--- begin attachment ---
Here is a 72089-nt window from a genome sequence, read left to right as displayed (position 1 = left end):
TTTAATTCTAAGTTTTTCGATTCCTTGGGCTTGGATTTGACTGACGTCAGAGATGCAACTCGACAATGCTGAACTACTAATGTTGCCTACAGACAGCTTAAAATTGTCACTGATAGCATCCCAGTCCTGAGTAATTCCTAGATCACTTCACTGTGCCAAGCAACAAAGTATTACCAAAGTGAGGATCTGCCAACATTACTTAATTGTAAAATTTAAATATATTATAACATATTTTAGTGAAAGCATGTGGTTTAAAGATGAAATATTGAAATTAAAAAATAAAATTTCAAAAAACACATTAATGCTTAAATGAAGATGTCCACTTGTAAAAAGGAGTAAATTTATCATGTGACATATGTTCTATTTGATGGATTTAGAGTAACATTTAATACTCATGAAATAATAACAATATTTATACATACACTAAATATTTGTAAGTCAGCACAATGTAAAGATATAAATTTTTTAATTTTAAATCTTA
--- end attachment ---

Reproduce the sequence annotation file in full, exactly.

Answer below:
Here is a 72089-nt window from a genome sequence, read left to right as displayed (position 1 = left end):
TTTAATTCTAAGTTTTTCGATTCCTTGGGCTTGGATTTGACTGACGTCAGAGATGCAACTCGACAATGCTGAACTACTAATGTTGCCTACAGACAGCTTAAAATTGTCACTGATAGCATCCCAGTCCTGAGTAATTCCTAGATCACTTCACTGTGCCAAGCAACAAAGTATTACCAAAGTGAGGATCTGCCAACATTACTTAATTGTAAAATTTAAATATATTATAACATATTTTAGTGAAAGCATGTGGTTTAAAGATGAAATATTGAAATTAAAAAATAAAATTTCAAAAAACACATTAATGCTTAAATGAAGATGTCCACTTGTAAAAAGGAGTAAATTTATCATGTGACATATGTTCTATTTGATGGATTTAGAGTAACATTTAATACTCATGAAATAATAACAATATTTATACATACACTAAATATTTGTAAGTCAGCACAATGTAAAGATATAAATTTTTTAATTTTAAATCTTA